By the way, at that time for two families they used to give a separate railway carriage. Livestock (horses, cows, goats, etc.) was also transported in separate carriages, so people could take along some of the implements that a farmer in every state always appreciated. Later, when the resettlement was called Operation “Visla”, Ukrainians were leaving Poland in horse carts, and almost  without personal belongings. Interestingly, my grandfather remembered that this particular  idea of moving was given by his friend — a Pole, who explained it like this, “Fedir, get out of here. For your family will be killed. Either by our AK or by your UPA”. And in the family, as I have already mentioned, there were six children. How could my grandfather not have listened to  that advice!

On the other hand, how prudent and reliable grandfather's Polish friend was! You can now say that to an average Pole, like to an ordinary Ukrainian, both, AK and UPA were equally dangerous. So here is the first question to the present Polish politicians and our Ukrainophobes: “Ladies and gentlemen, who appointed   you to provoke quarrels between Ukrainians and Poles? And why?  Who considers it profitable?“.

We do know the answers to these questions.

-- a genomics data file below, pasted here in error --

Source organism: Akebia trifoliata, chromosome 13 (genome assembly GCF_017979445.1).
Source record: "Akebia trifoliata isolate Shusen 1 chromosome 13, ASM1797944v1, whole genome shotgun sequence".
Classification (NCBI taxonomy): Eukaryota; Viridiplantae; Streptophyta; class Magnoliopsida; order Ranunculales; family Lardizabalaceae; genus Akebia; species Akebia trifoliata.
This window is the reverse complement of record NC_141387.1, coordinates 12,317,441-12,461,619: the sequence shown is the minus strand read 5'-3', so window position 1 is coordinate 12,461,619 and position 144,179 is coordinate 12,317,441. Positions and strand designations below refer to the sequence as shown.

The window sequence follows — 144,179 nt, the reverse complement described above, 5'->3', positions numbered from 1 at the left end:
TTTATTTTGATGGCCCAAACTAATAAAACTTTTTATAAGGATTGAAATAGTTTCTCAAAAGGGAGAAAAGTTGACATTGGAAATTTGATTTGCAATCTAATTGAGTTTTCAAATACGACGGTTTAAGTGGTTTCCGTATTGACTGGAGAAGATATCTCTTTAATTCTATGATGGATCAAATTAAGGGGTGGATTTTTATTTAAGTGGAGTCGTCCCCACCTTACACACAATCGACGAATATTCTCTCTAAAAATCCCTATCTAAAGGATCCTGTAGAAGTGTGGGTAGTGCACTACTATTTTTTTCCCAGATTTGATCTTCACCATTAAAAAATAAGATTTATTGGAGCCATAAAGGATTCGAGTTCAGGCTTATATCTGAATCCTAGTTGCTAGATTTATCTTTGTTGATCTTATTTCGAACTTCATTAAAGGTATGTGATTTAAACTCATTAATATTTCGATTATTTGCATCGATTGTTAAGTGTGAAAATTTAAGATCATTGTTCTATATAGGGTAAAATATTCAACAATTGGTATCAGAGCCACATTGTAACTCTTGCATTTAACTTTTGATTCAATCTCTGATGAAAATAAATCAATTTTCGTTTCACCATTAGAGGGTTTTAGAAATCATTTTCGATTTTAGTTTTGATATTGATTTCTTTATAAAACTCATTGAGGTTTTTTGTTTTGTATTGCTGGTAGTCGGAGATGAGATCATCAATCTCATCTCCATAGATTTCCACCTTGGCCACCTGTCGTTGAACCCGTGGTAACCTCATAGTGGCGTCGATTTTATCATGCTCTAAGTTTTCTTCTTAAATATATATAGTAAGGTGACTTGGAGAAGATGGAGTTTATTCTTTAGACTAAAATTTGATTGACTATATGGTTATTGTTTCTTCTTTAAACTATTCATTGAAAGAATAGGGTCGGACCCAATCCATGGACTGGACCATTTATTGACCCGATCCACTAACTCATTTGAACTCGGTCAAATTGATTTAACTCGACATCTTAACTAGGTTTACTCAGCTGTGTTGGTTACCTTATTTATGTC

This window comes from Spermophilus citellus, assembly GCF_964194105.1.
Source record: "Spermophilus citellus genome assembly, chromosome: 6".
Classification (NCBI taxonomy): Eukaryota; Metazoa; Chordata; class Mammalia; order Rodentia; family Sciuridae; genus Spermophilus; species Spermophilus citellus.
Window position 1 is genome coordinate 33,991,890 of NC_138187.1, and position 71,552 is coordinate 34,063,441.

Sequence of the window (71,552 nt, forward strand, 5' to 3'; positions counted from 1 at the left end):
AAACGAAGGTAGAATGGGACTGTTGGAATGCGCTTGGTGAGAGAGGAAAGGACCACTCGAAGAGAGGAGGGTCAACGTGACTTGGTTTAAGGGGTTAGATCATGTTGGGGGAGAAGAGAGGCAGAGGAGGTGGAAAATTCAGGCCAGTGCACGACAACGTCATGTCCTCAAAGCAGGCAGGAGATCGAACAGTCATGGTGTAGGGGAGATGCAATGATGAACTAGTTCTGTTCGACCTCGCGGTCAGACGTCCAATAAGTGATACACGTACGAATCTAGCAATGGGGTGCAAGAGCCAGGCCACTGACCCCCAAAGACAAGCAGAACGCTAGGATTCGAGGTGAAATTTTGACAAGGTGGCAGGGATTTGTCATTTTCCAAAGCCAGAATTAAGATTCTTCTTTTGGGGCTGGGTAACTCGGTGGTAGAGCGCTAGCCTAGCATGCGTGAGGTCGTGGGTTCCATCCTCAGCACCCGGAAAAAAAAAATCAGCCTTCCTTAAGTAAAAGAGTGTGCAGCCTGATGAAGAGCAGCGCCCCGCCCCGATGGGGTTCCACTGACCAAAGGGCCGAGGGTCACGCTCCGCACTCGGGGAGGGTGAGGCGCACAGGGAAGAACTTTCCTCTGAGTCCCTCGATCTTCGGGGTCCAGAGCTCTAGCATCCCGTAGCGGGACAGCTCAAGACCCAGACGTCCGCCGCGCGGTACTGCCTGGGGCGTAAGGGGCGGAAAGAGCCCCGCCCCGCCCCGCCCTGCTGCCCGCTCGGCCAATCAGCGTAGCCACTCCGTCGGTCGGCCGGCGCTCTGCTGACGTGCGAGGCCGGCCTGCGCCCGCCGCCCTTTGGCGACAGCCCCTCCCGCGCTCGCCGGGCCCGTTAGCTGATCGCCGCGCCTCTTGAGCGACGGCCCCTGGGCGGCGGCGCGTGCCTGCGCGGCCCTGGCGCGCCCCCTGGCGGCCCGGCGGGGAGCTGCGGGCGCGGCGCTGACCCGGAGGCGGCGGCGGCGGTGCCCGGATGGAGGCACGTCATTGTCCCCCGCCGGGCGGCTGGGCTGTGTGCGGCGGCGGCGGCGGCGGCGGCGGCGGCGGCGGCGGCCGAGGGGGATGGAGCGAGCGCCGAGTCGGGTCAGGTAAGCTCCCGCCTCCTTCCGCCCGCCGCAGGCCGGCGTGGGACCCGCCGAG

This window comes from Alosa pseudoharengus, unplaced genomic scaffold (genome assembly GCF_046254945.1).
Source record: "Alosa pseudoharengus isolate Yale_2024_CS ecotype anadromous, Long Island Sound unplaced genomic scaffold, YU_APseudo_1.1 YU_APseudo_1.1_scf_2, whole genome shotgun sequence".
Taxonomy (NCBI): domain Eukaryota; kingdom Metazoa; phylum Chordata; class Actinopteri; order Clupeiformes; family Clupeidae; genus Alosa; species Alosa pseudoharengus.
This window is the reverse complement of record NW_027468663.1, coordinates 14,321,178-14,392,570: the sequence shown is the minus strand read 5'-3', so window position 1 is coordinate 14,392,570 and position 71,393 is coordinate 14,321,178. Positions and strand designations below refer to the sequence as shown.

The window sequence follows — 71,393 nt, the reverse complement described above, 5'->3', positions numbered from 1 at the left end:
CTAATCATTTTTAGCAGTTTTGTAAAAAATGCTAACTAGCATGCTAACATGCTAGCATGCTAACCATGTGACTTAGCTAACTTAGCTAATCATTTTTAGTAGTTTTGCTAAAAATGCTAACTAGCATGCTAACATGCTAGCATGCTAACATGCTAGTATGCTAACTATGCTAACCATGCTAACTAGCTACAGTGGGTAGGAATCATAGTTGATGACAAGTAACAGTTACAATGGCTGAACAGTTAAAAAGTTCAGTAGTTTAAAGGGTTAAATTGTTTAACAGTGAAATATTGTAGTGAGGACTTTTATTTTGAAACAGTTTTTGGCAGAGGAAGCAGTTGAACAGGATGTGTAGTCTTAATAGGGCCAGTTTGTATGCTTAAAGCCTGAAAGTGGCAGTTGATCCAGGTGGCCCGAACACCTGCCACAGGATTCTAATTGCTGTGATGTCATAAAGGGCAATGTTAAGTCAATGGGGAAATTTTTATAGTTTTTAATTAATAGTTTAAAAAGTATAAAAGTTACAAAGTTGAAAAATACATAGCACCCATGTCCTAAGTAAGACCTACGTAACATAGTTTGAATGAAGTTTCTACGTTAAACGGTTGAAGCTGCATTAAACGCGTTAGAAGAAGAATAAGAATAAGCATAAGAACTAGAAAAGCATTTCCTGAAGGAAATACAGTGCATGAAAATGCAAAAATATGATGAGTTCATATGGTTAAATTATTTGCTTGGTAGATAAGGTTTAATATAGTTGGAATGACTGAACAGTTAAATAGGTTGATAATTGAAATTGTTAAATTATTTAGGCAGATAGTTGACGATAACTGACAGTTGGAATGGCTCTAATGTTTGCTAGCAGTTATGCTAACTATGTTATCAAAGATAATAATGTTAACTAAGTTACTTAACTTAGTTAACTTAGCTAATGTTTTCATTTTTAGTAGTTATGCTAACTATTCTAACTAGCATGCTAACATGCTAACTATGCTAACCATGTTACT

As long as there are graves - there is memory, if the memory disappears we will  forget our rootsAs long as there are graves - there is memory, if the memory disappears we will  forget our roots
As long as there are graves - there is memory, if the memory disappears we will  forget our roots. Photographs by V.Hvozd

My father remembered many events from that time. For example, honoring his grandfather (my great grandfather ) – when a  gravestone was being erected on his grave in 1938. My father, then a teenager, made a mistake while  carving the inscription on the gravestone (a cross of white sandstone). In the word “lies” he missed a letter.  How could the then 10 year old Ivantsyo (as my father was called by family) predict that this mistake of his would become a symbol for the coming decades. Would become and… disappear.

In fact, during our first visit to that land, with the above mentioned mistake as a  landmark, we found this grave at the village cemetery perched between the forest and the road near the village church. All in all, there were quite  a few 19th- 20th centuries grave monuments of the Sokolovskyis with  Ukrainian inscriptions on them. Indeed, Ukrainian graves made majority there, so Bigali obviously used to be Ukrainian. For a long time, mind you, at least for  a few centuries.

This my journey to father's village was in 1988, during the Soviet era, when granddad Ivan and his 34-year-old son (ie me) and his 10-year-old grandson Oleg (my son) visited the  village Bigali for the  first time  since the eviction in 1945. I remember my great grandfather's  grave, sandy soil and white sandstone, of which the gravestone was made. Such graves were the majority at the cemetery.